The overall configuration of the GBS has a very favorable hydrodynamic stability. In a desirable form, the pyramidal shape with broader, heavier base sections and narrower, lighter upper section contribute to the stability. As such, the GBS can be naturally stable in the upright position when afloat in water. In addition, the open structure of the GBS results in a reduced weight relative to a conventional GBS designed for the same water depth. The reduced overall weight, reduced drag, and natural hydrodynamic stability can make the GBS easier to transport in its fully assembled form across long distances in water, such as from near a dry dock to an arctic drilling location.
Once the assembled GBS 10 is at a desired set-down location, the entire GBS 10 can be lowered onto the seabed by further flooding internal floatation chambers with sea water until the bottom surfaces of the base sections 12 come into contact with the sea floor. The sea floor can be pre-conditioned prior to set-down, such as by leveling the surface, removing unstable material, adding material, etc. Desirably, the set-down location has a level sea floor such that the entire lower surfaces of the base sections 12 are supported by the sea floor. One advantage of the widely spaced base sections is that it reduces the overall footprint of the GBS on the seabed and thus reduces the amount of seabed preparation needed prior to set-down. In addition, the underside of the base sections 12 can be reinforced to withstand the pressures exerted by uneven seabed conditions. In some embodiments, a foundation skirt can be provided on or adjacent to the underside of the base section 12 to improve the stability of the foundations.
After the GBS is set down on the sea floor, the upper surface level of the sea is, under normal conditions, between the top of the transition section 52 and the top of the upright annular section 54, such that the upright annular section 54 protrudes through the surface of the water. Due to the relatively narrow width of the upright annular section 54, it can limit the magnitude of lateral forces imparted on the GBS 10 from wave action and from ice formations at the surface of the sea. In addition, the open structure of the base sections 12 and the inclined sections 14 can allow water currents to pass through the GBS with reduced resistance, particularly in the length direction L of the base sections 12. These features can reduce the total lateral load imparted on the GBS 10 compared to traditional GBS designs. The GBS can be oriented with the length direction oriented toward prevailing water currents to reduce lateral forces.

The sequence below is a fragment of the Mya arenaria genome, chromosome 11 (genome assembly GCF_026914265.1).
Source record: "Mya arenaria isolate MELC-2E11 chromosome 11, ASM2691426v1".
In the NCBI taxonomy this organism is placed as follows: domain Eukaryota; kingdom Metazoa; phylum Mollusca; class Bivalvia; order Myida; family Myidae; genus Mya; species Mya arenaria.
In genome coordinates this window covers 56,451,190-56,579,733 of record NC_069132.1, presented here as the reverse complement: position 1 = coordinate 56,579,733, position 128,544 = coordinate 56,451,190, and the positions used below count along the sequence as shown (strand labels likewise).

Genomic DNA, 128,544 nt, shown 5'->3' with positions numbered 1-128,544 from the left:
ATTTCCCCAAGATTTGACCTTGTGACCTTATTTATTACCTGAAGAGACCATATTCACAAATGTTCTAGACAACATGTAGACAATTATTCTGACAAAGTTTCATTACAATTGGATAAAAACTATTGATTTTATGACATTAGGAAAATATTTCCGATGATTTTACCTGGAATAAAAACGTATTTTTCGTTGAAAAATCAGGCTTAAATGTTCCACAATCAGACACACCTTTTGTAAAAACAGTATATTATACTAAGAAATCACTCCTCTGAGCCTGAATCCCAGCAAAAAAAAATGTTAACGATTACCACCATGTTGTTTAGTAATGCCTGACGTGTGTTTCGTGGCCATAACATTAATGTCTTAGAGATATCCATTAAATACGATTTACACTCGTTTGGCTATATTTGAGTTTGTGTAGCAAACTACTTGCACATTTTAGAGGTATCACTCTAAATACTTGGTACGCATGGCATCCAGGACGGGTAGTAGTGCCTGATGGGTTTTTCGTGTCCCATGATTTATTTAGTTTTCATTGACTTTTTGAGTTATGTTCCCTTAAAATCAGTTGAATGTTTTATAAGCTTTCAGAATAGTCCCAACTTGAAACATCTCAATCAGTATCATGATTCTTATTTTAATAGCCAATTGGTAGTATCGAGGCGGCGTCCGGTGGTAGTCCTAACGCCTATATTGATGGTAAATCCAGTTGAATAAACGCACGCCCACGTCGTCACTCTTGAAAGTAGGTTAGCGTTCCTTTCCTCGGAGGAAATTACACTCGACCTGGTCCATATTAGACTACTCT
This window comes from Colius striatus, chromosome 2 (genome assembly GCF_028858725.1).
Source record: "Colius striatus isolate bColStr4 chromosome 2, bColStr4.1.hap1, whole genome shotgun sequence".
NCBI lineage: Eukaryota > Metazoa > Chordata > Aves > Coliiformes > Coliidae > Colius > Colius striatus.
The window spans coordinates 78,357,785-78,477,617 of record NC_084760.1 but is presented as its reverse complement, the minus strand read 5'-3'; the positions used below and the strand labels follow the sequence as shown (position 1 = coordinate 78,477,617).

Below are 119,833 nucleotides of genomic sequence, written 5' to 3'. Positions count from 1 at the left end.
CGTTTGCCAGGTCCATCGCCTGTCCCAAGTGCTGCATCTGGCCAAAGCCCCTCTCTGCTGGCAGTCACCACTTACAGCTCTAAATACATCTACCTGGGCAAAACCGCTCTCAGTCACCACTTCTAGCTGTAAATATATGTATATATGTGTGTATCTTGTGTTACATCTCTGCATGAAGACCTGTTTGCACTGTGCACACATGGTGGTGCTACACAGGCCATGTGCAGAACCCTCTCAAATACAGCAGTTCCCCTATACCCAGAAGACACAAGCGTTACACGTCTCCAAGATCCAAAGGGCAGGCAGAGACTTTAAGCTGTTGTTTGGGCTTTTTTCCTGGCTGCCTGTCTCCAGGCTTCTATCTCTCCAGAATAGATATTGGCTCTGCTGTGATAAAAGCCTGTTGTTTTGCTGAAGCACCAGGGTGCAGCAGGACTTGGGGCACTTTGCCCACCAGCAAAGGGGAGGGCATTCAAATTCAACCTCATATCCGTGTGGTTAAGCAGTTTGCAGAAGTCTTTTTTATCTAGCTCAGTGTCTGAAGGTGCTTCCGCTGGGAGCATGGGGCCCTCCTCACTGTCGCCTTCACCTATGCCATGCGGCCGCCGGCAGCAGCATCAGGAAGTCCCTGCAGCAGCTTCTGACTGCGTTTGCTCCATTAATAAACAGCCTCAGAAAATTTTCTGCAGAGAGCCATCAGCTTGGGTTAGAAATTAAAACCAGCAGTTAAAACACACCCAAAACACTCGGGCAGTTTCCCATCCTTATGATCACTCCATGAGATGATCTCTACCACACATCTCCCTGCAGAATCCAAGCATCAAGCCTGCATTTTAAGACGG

The widely spaced base portions 12 prevent the GBS 10 from overturning over due to lateral loads. In addition, the lateral frictional forces between the base sections 12 and the sea floor are sufficient to prevent the lateral sliding of the GBS along the sea floor. Nevertheless, in some embodiments, although less desirable, the GBS 10 can be further secured to the sea floor with piles, anchors, or other mechanisms. The GBS 10 can be configured to be used in deep waters with depths up to about 200 meters. One exemplary embodiment can be configured to be used in water depths of at least 150 meters, such as a range of water depths from about 150 meters to about 200 meters, while other exemplary embodiments can be configured to be used in other water depth ranges. The range of water depths a particular embodiment is designed for can be related to the vertical height of the upright annular portion 54.
Because the GBS is at least partially submerged in water when in use, the weight of the GBS can partially be supported by the water and partially be supported by the seabed. The portion supported by the seabed can be referred to as on-bottom weight. In the described embodiments, the two base sections 12 are configured to transfer substantially all of the on-bottom weight of the GBS to the seabed.
FIGS. 7 and 8 show another embodiment of a GBS 110 that is configured to be used in water depths down to about 60 meters. One exemplary embodiment of the GBS 110 can be configured to be used in a range of water depths from about 60 meters to about 100 meters, while other exemplary embodiments can be configured to be used in other ranges. The GBS 110 comprises two spaced apart base sections 112 and an upper section 114 extending upwardly from the base sections 112. FIGS. 7A and 7B shown cross-sectional side and end views, respectively, of the GBS 110. FIG. 8 is a partial plan view of the GBS 110 showing outlines of the two base sections 112 at different heights and a lower profile of the upper section 114.
The base sections 112 can have a generally rectangular lower footprint 118 with generally parallel inner edges 120 and outer edges 122, generally parallel end edges 124, and diagonal or chamfered outer corner edges 126. Each footprint 118 can have a longitudinal length L, which can be about 250 meters, and a width W1, which can be about 85 meters. An open region 128 between the two base sections 112 can have width W2, which can be about 70 meters, and can extend the entire length L between the base sections 112. The base sections 112 can taper (continuously or partially) to an upper perimeter 130. An inner edge 132 of the upper perimeter 130 can be inward of the inner edge 120 of the footprint 118 such that the base sections 112 slant inwardly toward each other.